HIV concern: Testing
I had sex for the first time with a condom with a CSW on Dec 10.
I tested for HIV at:
- 2 weeks (Dec 24)
- 6 weeks (Jan 21) 3rd gen
- 88 days (Mar 8) 3rd gen
All 3 tests were negative.
I'm coming up to the 6-month mark on June 10th, and I am considering to test again.
The reason for this is because I heard that tho a 3-month test result is pretty accurate, it is not considered conclusive until 6 months, and that some people even take up to 1 year before they test positive.
Also, I've been experiencing a lot of weird symptoms between Jan and now, some of which seems like onset of diabetes.
-If it was diabetes, can onset of diabetes affect my HIV test results?
-I've had a pale-ish, white tongue for the past 3 1/2 months, and I've also developed cuts on my tongue. Is this a symptom of HIV?
-I had ARS-like symptoms twice in January (diaherra, muscle pain, headache, fatigue), was diagnosed with food poisoning at the hospital both times, and the diaherra went away after taking antibiotics. If the diaherra was instead caused by HIV, would the antibiotics have worked as well?
Hello there and thank you for using AIDS Vancouver as your source of HIV/AIDS related information.
It is great to hear that you are taking care of yourself by practicing safer sex and getting tested.
I also would like to mention that who you have sex with (age, gender, occupation, ethnicity, sexual preference, etc) does not matter, rather what you do (unprotected anal/vaginal intercourse, or sharing needles) does matter the most when it comes to acquiring HIV.
To acquire HIV, HIV+ bodily fluids have to directly enter your bloodstream. As such, protected intercourse is considered a low risk. This means that unless the protection broke, failed or slipped off, then there would be absolutely no way for HIV+ fluids to enter your blood stream as HIV cannot penetrate latex or polyurethane condoms.
BC Center for Disease Control Guidelines for HIV testing state 3-month (12 weeks/ 84 days) as conclusive. Some medical professionals may recommend people who are diagnosed with immunodeficiency, undergoing Hep-C treatment, or taking post-exposure prophylaxis to re-test 6 months. This is mostly as a precaution and we have yet to hear of an actual case where a person's results changed between 3 and 6 months unless they engaged in a more recent high risk activity (such as sharing needles or unprotected sex).
I don't know where you got information about a 1 year result as a conclusive but that is not currently recommended and not necessary given current testing technologies and practices worldwide.
Some people may experience strong flu-like symptoms 2-6 weeks post exposure to HIV but many people don't. "ARS" symptoms usually go away after a week or so and are not chronic. Because HIV symptoms mirror other infections, diagnosing HIV infection by looking at symptoms is not the way; testing is.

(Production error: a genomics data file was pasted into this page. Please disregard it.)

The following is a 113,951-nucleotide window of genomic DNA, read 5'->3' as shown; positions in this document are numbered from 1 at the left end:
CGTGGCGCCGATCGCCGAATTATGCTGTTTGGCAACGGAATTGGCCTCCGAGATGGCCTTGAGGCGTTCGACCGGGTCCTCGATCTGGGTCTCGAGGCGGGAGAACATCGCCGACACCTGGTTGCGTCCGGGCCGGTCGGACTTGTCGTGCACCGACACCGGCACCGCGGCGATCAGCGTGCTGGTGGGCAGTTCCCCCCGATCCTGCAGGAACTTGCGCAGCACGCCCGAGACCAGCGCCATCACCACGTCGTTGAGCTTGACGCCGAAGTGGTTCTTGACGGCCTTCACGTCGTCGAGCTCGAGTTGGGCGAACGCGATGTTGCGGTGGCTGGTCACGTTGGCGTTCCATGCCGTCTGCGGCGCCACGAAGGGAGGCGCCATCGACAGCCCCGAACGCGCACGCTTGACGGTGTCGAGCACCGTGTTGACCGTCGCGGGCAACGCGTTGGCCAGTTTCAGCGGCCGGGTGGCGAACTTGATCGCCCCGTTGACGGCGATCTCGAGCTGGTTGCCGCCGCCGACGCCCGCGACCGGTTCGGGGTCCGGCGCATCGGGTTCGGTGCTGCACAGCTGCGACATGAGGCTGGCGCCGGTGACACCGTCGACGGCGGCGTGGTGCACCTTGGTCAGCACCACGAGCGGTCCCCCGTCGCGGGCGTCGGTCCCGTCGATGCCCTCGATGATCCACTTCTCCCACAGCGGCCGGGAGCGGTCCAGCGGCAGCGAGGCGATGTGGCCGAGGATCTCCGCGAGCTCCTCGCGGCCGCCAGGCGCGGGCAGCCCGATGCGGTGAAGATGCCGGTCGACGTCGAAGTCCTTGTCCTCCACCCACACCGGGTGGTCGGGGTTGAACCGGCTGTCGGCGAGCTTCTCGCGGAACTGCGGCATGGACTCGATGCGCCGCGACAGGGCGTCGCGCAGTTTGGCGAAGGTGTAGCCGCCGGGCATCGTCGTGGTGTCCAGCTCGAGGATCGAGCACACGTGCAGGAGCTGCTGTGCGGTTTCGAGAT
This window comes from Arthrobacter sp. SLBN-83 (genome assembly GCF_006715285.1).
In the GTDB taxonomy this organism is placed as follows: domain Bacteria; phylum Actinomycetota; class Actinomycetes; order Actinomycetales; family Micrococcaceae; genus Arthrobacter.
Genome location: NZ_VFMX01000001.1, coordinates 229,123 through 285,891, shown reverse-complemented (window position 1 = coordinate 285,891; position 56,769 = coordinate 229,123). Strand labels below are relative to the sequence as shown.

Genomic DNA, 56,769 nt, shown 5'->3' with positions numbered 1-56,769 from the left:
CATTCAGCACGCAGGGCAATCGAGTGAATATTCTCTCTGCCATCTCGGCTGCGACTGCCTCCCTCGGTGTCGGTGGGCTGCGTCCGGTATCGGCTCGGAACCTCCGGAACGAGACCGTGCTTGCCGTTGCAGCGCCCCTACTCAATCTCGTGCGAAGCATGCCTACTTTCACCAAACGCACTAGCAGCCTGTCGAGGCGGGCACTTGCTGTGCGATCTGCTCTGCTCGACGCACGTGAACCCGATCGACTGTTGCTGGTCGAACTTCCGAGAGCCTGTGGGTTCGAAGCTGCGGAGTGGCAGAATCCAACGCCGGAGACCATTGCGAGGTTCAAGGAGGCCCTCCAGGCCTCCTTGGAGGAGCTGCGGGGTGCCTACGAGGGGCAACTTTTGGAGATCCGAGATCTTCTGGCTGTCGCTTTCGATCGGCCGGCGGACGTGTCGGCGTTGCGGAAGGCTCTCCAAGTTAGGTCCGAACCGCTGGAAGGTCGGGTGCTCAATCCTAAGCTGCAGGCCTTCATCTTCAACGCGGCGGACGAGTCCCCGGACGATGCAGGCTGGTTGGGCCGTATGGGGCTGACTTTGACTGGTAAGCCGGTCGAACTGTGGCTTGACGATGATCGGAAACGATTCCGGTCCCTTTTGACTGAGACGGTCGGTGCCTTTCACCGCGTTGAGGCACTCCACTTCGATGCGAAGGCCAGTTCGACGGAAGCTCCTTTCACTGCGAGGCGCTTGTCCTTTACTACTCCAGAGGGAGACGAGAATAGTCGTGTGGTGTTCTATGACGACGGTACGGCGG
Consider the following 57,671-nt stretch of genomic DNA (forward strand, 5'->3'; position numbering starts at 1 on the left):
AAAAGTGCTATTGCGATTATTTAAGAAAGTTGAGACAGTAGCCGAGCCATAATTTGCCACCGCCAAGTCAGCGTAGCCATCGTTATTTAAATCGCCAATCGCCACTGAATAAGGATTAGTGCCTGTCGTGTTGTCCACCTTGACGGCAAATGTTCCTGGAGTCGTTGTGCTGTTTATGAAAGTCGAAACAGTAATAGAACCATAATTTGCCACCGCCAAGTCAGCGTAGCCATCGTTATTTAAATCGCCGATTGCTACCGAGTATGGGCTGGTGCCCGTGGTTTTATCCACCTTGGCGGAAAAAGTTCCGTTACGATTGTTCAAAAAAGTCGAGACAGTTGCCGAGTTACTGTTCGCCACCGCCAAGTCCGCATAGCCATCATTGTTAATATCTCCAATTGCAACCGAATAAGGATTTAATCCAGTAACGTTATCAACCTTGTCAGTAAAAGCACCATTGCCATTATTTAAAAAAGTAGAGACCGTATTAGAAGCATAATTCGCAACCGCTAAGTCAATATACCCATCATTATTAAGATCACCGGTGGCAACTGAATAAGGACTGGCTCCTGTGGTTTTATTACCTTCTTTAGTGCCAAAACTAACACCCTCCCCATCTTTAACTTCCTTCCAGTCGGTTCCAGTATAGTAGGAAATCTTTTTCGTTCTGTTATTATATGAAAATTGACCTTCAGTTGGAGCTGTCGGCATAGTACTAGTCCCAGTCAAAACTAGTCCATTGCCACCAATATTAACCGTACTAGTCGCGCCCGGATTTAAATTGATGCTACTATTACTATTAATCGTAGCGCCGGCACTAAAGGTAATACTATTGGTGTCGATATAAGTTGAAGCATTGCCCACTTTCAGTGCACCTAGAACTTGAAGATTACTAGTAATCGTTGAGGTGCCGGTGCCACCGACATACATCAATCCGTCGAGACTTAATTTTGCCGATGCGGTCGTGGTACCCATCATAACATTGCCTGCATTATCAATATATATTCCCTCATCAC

It is a flu season in January and people get the common cold all the time, so knowing you have received negative result over 88-day period, these symptoms are not related to HIV.
To answer your questions,
· If you have not been diagnosed with diabetes by your doctor, it is unlikely that the onset of diabetes would affect your test results. If you are concerned about diabetes, I suggest you discuss this with a medical professional. Even if you do have diabetes, this would not affect your HIV test results. Diabetes is an auto-immune disorder and not an immunodeficiency disorder
· Symptoms for initial infection or "ARS" include a strong flu-like illness, and many people do not even experience anything at all. Those symptoms you listed (white tongue, diaherra, muscle pain, etc.) may appear as HIV progresses with lower CD4 counts (white blood cell which the virus attacks) or a very high viral load but are not related to a recent HIV infection. Again, because you have received negative results, it is not related to an HIV infection.
· Taking any medication, including antibiotics does not affect the result of test.
Knowing you engaged in low risk activity and you received 3 negative results, these ongoing symptoms do not seem to be related to HIV infection. The result you got latest (March 8th) is conclusive and definite, you are HIV negative. It is always an option to get tested at/after 6 months if it does ease your anxiety, but I would expect your test results to remain the same (if you have not engaged in any high risk activities: unprotected anal/vaginal intercourse or sharing needles).
We do recommend all the people who are sexually active to get tested regularly to know your status, and to protect yourself and your partners.
Hopefully you find this information helpful.
If you have further questions and/or concerns, please feel free to call/email us.
Stay healthy and keep smiling
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